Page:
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Georgy Girl Movie Review

redgrave lynn mason james

1966 was a heady year for the Redgrave sisters: both Lynn and Vanessa received Academy Award nominations for Best Actress. Elizabeth Taylor won that year, but Lynn and Vanessa established secure places for themselves on the international movie map. From then on, Michael Redgrave was more likely to be referred to as their father than they were to be mentioned in footnotes as simply his daughters. In many ways, Georgy Girl was a brave gamble for 23-year-old Lynn. Although she gained weight for the role, many audiences thought that Lynn WAS the hefty Georgy, and she seldom played willowy heroines in her subsequent career. But the whole point of the movie was that a girl didn't have to be a dolly bird (like Georgy's drop-dead-gorgeous roommate Meredith) to attract men and lead a fulfilling life. When we see Georgy dancing with a group of children, we can see that she's as free as the air when she isn't worried about peer judgments. And then there's James Leamington (deftly played by James Mason, then 57) who loves Georgy exactly as she is. As the movie begins, he's too old and serious for her, but as Georgy's life takes its course, what she needs takes precedence over what she thinks she wants. Meredith (played to the hilt by 21-year-old Charlotte Rampling) is a bored, conscienceless vamp who doesn't care about Georgy or her many boyfriends and who definitely doesn't give a damn about the prospect of motherhood. When she decides not to abort her latest baby, Georgy is in heaven. Glowing with joy about the prospect of a vicarious pregnancy, she rushes around getting ready for the new arrival. In the process, she becomes desirable to Meredith's boyfriend (played by the impossibly young and sexy Alan Bates, then 32) and he falls head over heels in love with her. By that point, so has everyone in the audience, and this is what made Georgy Girl so refreshing in 1966. Georgy is beautiful for who she is, not how she looks. In contrast, the selfish Meredith seems like a flavor of the month gone sour. This simple statement, filmed in a fast-paced, irresistible style by Silvio Narizzano, gave Georgy Girl plenty of repeat value in the decades to come. Lynn Redgrave's unforgettable portrait of Georgy with her uninhibited zest for life plus the droll dirty old man captured to perfection by James Mason will still be a pleasure to watch in 2016.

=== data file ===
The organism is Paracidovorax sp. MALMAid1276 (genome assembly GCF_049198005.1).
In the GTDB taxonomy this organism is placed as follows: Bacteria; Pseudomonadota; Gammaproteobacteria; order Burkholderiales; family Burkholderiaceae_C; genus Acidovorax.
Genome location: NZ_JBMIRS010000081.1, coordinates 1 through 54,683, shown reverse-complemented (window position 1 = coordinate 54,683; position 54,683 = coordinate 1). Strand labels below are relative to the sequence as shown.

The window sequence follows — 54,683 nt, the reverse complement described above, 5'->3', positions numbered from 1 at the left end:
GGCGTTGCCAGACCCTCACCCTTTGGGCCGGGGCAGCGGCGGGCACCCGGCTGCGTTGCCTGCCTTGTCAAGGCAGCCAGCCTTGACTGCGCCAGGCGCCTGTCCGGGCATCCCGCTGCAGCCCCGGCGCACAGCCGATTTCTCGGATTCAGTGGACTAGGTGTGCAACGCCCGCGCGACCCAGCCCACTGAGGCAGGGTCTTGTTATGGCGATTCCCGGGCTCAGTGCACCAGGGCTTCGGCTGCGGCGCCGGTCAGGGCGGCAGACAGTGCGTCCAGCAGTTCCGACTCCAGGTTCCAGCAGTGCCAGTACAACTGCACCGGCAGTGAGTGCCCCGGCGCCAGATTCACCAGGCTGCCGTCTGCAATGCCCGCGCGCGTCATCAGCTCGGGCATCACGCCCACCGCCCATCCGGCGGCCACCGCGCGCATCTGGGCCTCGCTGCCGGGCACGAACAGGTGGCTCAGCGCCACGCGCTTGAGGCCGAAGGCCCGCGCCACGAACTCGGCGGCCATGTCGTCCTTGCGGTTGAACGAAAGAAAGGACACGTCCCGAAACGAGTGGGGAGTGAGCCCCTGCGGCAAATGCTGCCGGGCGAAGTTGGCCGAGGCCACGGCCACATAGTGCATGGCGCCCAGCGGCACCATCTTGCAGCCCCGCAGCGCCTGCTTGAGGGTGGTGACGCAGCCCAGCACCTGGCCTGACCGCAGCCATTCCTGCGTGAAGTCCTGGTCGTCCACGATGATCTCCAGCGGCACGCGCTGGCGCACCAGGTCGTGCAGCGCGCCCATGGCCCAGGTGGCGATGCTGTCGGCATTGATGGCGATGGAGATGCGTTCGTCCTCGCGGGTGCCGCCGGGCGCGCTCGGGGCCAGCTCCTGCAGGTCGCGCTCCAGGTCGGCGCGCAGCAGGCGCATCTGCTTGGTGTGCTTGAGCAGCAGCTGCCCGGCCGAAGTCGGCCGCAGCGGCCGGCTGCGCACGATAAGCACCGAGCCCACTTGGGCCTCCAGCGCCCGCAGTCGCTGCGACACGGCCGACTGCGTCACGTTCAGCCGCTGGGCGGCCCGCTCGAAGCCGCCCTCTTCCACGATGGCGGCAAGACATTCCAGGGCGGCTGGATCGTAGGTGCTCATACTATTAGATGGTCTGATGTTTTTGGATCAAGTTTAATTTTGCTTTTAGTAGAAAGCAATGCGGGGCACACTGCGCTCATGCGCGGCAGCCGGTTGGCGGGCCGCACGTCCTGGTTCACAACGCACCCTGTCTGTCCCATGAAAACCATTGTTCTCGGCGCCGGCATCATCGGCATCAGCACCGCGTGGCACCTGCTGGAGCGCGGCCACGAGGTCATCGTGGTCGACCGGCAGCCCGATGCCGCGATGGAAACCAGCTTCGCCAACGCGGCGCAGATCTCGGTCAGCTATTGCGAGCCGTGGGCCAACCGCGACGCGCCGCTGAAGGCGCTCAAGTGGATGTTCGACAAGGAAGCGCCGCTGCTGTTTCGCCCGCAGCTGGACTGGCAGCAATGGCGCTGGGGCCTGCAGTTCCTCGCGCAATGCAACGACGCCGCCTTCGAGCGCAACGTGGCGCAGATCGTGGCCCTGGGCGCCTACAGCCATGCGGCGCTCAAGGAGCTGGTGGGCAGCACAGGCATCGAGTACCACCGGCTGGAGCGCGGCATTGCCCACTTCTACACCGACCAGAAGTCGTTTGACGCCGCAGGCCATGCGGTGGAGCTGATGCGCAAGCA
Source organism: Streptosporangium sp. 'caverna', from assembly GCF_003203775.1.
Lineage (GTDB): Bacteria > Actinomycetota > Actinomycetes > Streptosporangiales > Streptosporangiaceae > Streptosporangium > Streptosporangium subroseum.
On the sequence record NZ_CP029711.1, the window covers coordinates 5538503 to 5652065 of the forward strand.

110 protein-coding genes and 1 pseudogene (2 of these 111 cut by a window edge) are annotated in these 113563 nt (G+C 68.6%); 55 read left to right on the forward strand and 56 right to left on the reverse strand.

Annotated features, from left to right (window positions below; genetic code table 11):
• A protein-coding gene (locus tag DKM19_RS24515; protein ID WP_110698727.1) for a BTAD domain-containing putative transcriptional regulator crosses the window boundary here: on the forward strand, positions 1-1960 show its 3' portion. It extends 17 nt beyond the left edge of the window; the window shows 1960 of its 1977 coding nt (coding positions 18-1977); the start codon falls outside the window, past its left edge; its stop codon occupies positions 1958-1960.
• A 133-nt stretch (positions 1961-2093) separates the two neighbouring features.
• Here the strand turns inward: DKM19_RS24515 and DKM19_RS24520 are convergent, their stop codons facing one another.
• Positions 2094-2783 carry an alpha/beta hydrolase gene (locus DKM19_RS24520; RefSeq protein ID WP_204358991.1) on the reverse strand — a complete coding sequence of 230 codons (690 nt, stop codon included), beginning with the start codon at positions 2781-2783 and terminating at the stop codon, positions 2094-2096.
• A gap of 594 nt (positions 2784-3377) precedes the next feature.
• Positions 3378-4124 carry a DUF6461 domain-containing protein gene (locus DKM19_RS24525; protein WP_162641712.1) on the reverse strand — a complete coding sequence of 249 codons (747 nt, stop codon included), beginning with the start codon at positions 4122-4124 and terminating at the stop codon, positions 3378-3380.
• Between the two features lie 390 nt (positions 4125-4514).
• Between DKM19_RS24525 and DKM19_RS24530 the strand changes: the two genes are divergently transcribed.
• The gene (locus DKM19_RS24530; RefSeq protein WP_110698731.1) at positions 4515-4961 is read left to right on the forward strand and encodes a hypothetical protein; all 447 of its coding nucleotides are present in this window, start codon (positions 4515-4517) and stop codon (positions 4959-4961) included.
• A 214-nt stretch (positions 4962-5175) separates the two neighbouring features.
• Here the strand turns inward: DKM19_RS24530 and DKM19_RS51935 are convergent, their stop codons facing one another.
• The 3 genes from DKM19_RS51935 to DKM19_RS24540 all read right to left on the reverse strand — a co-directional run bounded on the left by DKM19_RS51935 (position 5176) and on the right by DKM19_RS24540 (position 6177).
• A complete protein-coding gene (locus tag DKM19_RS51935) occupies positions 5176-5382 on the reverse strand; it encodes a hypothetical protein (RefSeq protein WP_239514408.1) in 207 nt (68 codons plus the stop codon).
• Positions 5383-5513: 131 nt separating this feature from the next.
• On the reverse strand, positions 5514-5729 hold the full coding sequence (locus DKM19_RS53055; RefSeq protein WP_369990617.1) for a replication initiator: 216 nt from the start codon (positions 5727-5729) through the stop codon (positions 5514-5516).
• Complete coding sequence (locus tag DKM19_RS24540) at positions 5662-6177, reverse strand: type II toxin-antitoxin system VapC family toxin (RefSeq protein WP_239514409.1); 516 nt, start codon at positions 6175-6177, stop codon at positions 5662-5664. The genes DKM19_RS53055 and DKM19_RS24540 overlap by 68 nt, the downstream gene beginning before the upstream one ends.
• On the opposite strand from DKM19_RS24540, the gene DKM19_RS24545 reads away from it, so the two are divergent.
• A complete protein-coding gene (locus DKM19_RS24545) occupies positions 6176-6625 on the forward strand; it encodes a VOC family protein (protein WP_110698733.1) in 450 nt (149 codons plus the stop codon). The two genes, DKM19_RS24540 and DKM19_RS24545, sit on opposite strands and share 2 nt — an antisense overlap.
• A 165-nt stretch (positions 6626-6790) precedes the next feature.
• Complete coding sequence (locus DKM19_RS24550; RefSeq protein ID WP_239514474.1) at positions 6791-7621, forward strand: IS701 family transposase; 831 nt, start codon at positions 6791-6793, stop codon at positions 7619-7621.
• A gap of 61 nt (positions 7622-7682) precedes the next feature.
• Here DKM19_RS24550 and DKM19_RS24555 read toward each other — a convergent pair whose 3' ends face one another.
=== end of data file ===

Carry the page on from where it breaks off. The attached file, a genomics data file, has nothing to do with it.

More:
1966 100m/B GB Lynn Redgrave, James Mason, Charlotte Rampling, Alan Bates, Bill Owen, Claire Kelly, Rachel Kempson, Denise Coffey, Dorothy Alison, Peggy Thorpe-Bates, Dandy Nichols; D: Silvio Narizzano; W: Margaret Forster, Peter Nichols; C: Ken Higgins. Golden Globe Awards ‘67: Best Actress—Musical/Comedy (Redgrave); New York Film Critics Awards ‘66: Best Actress (Redgrave); Nominations: Academy Awards ‘66: Best Actress (Redgrave), Best Black and White Cinematography, Best Song ("Georgy Girl”), Best Supporting Actor (Mason). VHS, LV

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